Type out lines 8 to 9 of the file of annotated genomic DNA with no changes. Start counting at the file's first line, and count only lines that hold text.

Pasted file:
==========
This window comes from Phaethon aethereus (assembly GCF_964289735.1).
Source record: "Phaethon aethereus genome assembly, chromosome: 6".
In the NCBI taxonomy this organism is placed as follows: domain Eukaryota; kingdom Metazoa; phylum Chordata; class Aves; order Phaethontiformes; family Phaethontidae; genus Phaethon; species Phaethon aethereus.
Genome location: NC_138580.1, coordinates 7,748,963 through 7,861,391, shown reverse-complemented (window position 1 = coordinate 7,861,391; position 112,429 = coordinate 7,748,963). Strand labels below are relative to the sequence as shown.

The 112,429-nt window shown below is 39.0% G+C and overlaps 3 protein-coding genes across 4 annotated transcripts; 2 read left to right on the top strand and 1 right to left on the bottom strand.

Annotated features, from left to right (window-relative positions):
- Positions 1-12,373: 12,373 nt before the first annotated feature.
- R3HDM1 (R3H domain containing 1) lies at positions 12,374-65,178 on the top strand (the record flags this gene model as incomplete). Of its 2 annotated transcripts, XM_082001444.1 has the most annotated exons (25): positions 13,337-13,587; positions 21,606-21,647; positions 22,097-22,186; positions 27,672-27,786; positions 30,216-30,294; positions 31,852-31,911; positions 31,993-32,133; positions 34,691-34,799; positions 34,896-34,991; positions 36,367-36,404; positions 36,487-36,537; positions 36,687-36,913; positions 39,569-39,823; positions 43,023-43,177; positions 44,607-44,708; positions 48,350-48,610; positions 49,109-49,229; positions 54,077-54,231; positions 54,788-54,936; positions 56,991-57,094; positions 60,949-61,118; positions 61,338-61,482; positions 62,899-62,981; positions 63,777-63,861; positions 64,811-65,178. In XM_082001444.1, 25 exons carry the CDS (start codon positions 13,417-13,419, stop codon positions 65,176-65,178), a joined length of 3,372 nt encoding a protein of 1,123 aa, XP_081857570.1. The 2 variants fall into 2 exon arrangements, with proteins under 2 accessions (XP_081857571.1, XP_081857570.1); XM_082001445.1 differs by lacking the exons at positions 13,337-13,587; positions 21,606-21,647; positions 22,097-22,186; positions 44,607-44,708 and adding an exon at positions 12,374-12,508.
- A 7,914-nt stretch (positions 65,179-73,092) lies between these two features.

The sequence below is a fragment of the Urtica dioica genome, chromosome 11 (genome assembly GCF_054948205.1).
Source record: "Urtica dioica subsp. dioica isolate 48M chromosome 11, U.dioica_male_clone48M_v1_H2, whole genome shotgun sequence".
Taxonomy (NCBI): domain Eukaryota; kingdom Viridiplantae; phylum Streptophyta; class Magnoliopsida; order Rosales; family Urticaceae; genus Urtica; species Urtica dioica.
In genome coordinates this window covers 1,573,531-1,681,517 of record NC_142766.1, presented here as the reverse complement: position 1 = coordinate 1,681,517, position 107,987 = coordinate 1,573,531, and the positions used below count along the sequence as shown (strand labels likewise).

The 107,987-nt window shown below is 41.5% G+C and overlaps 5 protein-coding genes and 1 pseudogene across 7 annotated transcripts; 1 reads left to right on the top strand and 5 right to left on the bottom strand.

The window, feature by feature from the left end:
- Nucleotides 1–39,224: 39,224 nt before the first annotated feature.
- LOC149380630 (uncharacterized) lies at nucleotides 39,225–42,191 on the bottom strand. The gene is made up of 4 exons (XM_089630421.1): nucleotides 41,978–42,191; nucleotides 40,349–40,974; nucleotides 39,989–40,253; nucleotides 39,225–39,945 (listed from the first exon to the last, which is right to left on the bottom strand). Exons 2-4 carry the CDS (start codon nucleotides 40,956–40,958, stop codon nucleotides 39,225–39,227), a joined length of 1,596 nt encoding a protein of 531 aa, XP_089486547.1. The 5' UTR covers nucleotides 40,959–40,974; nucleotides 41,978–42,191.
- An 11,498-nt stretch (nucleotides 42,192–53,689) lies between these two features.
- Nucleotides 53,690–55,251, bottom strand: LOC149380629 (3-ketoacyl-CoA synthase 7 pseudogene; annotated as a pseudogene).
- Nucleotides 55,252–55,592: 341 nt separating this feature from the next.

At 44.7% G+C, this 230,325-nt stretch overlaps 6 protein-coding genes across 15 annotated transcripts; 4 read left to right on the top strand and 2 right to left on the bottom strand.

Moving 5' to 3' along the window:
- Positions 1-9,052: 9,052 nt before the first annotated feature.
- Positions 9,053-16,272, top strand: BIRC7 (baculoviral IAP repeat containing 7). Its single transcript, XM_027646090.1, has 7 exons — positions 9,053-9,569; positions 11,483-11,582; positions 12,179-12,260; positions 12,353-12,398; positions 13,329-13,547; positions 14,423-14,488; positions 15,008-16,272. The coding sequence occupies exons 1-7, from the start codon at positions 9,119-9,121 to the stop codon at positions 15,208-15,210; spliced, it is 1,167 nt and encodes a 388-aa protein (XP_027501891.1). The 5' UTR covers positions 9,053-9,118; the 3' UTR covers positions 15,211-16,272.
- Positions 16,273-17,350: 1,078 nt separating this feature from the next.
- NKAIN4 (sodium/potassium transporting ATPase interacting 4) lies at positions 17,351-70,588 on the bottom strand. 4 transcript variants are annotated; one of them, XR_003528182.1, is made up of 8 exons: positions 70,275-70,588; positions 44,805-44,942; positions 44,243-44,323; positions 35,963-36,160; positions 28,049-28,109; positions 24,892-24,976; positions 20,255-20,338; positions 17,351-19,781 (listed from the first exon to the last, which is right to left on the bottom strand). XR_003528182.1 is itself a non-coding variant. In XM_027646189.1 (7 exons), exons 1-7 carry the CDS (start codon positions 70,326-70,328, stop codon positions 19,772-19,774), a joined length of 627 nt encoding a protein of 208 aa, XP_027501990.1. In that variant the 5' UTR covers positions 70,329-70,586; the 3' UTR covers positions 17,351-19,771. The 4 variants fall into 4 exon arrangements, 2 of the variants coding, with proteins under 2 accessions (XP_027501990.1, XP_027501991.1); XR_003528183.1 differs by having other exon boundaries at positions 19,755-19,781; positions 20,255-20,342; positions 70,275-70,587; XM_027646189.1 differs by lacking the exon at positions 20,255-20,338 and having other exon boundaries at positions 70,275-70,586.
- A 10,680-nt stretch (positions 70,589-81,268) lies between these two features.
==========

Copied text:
- R3HDM1 (R3H domain containing 1) lies at positions 12,374-65,178 on the top strand (the record flags this gene model as incomplete). Of its 2 annotated transcripts, XM_082001444.1 has the most annotated exons (25): positions 13,337-13,587; positions 21,606-21,647; positions 22,097-22,186; positions 27,672-27,786; positions 30,216-30,294; positions 31,852-31,911; positions 31,993-32,133; positions 34,691-34,799; positions 34,896-34,991; positions 36,367-36,404; positions 36,487-36,537; positions 36,687-36,913; positions 39,569-39,823; positions 43,023-43,177; positions 44,607-44,708; positions 48,350-48,610; positions 49,109-49,229; positions 54,077-54,231; positions 54,788-54,936; positions 56,991-57,094; positions 60,949-61,118; positions 61,338-61,482; positions 62,899-62,981; positions 63,777-63,861; positions 64,811-65,178. In XM_082001444.1, 25 exons carry the CDS (start codon positions 13,417-13,419, stop codon positions 65,176-65,178), a joined length of 3,372 nt encoding a protein of 1,123 aa, XP_081857570.1. The 2 variants fall into 2 exon arrangements, with proteins under 2 accessions (XP_081857571.1, XP_081857570.1); XM_082001445.1 differs by lacking the exons at positions 13,337-13,587; positions 21,606-21,647; positions 22,097-22,186; positions 44,607-44,708 and adding an exon at positions 12,374-12,508.
- A 7,914-nt stretch (positions 65,179-73,092) lies between these two features.